- While the only material loss review in the report period was for the failed C B S Employees Federal Credit Union (which cost the NCUSIF some $39.5 million), the report’s introductory message notes that “given the economic impact of the COVID-19 [coronavirus] pandemic, we anticipate an increase in required MLRs in the coming year.”
NCUA OIG Semiannual Report to Congress (Oct. 1, 2019, to March 31, 2020)
‘Alert’ urges advising members on loan waiting periods …
Credit unions are encouraged to advise mortgage borrowers with a need for immediate access to funds that they can forego waiting periods for some of the loans, due to the coronavirus crisis, NCUA said this week in a “regulatory alert” to federally insured credit unions.
The agency noted that in late April the CFPB issued an interpretative rule that consumers affected by the coronavirus pandemic can exercise their rights to modify or waive certain required waiting periods under the Truth in Lending Act/Real Estate Settlement Procedures Act (TILA-RESPA) integrated disclosure rule (also known as the “TRID” rule) and Regulation Z rescission rules.
In its alert (20-RA-03), the agency said the interpretive rule (which took effect May 4) “provides that the need to obtain funds and not delay closing for reasons related to the COVID-19 pandemic may be a ‘changed circumstance’ or ‘bona fide personal emergency’ which would permit borrowers to waive waiting periods under both rules, or permit a credit union to amend some TRID documents.”
NCUA Board Chairman Rodney Hood (who signed the alert) said that, although the rule does not require credit unions to inform borrowers of their ability to forego the waiting periods, “I encourage you to advise borrowers with a need for immediate access to funds of the right and manner to utilize these waiver provisions.”
He also noted that the interpretive rule provides that credit unions that make certain changes to disclosures for reasons related to the pandemic can still be considered to be acting in good faith under the TRID rule.
New summaries outline latest reg actions …
New summaries of actions taken by the CFPB and NCUA over the last several weeks related to the coronavirus crisis have been posted by NASCUS on the association website.
The summaries, publicly available, include:
NCUA Regulatory Capital Rule: Paycheck Protection Program Lending Facility and Paycheck Protection Program Loans– In April, NCUA issued an interim final rule (following a notation vote by the agency board) stating that loans made through the paycheck protection program will receive a 0% risk weight under regulatory risk-based net worth requirements, and will not be counted toward the credit union business lending cap. The action amends both the agency’s capital adequacy and member business loans and commercial lending regulations. NCUA has noted that March’s Coronavirus Aid, Relief, and Economic Security Act (CARES Act) – which created the Small Business Administration’s (SBA) Paycheck Protection Program (PPP) – requires that PPP loans made by federally insured credit unions receive a 0% risk weighting under the agency’s risk-based capital requirements.
CFPB Application of TILA-RESPA (TRID) Integrated Disclosure Rule and Regulation Z Right of Rescission Rules during COVID-19 Pandemic: Citing COVID-19 disruptions, CFPB in late April issued an interpretive rule (effective immediately) that allows the waiver of waiting periods under mortgage disclosure and rescission rules. The bureau said its rule provides that a consumer has a “bona fide personal financial emergency” that would permit them to utilize the TRID modification and waiver provisions if they determine their need to obtain funds due to the COVID-19 pandemic (1) necessitates consummating the credit transaction before the end of the TRID rule waiting periods or (2) must be met before the end of the Regulation Z rescission rules waiting period. (NCUA issued a “regulatory alert” about the rule this week; see related item.)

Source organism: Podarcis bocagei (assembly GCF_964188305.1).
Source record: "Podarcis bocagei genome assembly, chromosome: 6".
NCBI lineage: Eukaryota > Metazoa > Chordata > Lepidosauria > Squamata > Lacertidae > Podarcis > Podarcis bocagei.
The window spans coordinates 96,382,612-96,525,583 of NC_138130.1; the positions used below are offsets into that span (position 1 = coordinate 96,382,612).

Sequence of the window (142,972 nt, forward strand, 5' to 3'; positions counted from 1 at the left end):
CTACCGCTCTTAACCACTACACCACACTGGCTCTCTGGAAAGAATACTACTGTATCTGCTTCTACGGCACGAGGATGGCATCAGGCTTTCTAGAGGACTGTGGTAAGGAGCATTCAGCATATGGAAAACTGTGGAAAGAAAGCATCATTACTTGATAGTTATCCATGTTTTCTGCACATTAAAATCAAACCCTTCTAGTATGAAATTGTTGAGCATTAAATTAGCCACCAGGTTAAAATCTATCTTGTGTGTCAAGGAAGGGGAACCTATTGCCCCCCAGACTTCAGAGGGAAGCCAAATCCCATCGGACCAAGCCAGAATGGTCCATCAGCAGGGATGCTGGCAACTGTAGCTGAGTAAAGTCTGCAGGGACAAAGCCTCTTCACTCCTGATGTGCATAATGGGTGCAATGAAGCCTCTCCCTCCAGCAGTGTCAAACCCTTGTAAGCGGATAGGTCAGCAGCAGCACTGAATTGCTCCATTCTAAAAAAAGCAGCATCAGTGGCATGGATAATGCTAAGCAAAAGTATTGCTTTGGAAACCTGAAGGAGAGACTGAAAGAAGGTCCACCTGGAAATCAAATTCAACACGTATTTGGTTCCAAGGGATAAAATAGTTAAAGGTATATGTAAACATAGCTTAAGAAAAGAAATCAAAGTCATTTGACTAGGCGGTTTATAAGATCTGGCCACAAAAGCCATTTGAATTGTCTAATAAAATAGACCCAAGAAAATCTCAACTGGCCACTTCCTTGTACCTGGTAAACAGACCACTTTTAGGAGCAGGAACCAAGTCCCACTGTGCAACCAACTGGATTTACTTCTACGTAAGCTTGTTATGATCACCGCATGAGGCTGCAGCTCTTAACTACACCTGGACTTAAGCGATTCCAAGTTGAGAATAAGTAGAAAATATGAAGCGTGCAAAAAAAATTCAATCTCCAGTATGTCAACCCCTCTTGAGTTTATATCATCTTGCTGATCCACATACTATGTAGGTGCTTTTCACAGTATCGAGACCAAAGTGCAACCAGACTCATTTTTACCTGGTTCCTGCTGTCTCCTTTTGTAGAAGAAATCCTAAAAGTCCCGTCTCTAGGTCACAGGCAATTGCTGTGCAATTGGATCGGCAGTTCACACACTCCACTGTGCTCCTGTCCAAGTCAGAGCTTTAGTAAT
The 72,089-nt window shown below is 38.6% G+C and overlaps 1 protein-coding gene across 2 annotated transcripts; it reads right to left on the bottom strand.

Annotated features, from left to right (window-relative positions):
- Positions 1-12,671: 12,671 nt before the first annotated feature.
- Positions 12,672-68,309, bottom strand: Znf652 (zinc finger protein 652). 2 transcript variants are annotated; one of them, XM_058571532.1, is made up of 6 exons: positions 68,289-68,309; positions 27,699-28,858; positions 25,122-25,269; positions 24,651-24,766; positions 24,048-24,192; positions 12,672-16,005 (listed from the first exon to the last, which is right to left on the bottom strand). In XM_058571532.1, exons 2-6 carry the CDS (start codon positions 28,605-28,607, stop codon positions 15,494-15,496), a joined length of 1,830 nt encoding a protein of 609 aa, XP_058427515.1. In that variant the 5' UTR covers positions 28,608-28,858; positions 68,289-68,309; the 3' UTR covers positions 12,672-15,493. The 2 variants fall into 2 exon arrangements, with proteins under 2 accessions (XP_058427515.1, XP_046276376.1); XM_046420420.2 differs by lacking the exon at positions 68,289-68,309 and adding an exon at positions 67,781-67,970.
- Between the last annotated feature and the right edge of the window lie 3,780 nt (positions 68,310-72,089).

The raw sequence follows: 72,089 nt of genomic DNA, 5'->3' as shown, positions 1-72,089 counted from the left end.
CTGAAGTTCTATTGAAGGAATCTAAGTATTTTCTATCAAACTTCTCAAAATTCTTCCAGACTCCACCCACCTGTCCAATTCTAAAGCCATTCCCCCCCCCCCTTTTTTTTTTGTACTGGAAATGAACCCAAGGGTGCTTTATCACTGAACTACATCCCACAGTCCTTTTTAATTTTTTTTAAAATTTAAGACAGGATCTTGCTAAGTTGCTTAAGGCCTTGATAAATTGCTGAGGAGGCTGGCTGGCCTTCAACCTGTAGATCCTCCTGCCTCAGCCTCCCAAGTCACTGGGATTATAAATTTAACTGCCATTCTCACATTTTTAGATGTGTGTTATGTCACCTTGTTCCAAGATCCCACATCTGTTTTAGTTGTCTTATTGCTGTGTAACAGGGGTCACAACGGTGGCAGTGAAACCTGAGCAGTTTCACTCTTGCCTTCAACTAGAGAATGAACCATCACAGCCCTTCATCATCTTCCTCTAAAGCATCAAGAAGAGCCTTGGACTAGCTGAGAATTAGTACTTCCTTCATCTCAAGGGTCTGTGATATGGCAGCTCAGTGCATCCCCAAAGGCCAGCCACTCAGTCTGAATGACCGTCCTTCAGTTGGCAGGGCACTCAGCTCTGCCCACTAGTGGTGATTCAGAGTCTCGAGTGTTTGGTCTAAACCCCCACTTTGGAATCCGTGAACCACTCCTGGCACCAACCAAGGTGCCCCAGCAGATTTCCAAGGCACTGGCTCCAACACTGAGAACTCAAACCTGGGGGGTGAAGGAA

CFPB interpretive rule, Treatment of Pandemic Relief Payments Under Regulation E and Application of the Compulsory Use Prohibition: Certain coronavirus relief payments from the government will not be considered “government benefits” and thus may be issued to consumers via prepaid cards, according to the interpretive rule issued in April by the CFPB. Under the interpretive rule – which took effect upon its April 27 publication in Federal Register, certain pandemic-relief payments are not “government benefits” for purposes of Regulation E, and those payments are not subject to the compulsory use prohibition in the Electronic Funds Transfer Act (EFTA) and Regulation E, the bureau (said.
Website offers housing advice for victims …
A website to provide mortgage and housing assistance to homeowners and renters facing difficulties amid the coronavirus (COVID-10) pandemic is the focus of a website launched jointly this week by the CFPB and federal housing agencies (Federal Housing Finance Agency (FHFA, which regulates Fannie Mae and Freddie Mac), and the Department of Housing and Urban Development (HUD)). The website, according to the agencies, consolidates the Coronavirus Aid, Relief, and Economic Security Act (CARES Act) mortgage relief, protections for renters, resources for additional help, and information on how to avoid COVID-19 related scams. The agencies said the website also provides lookup tools for homeowners to determine if their mortgage is federally backed, and for renters to find out if their rental unit is financed by the Federal Housing Administration (FHA, housed within HUD), Fannie Mae, or Freddie Mac.
Pandemic sparks largest complaint volume to CFPB …
The coronavirus crisis sparked the highest number of consumer complaints in the history of the CFPB in March and April, the agency’s director said this week, with 36,700 and 42,500 tallied, respectively, and mostly focusing on consumer concerns about mortgage and other payments in the face of the economic fallout of the pandemic.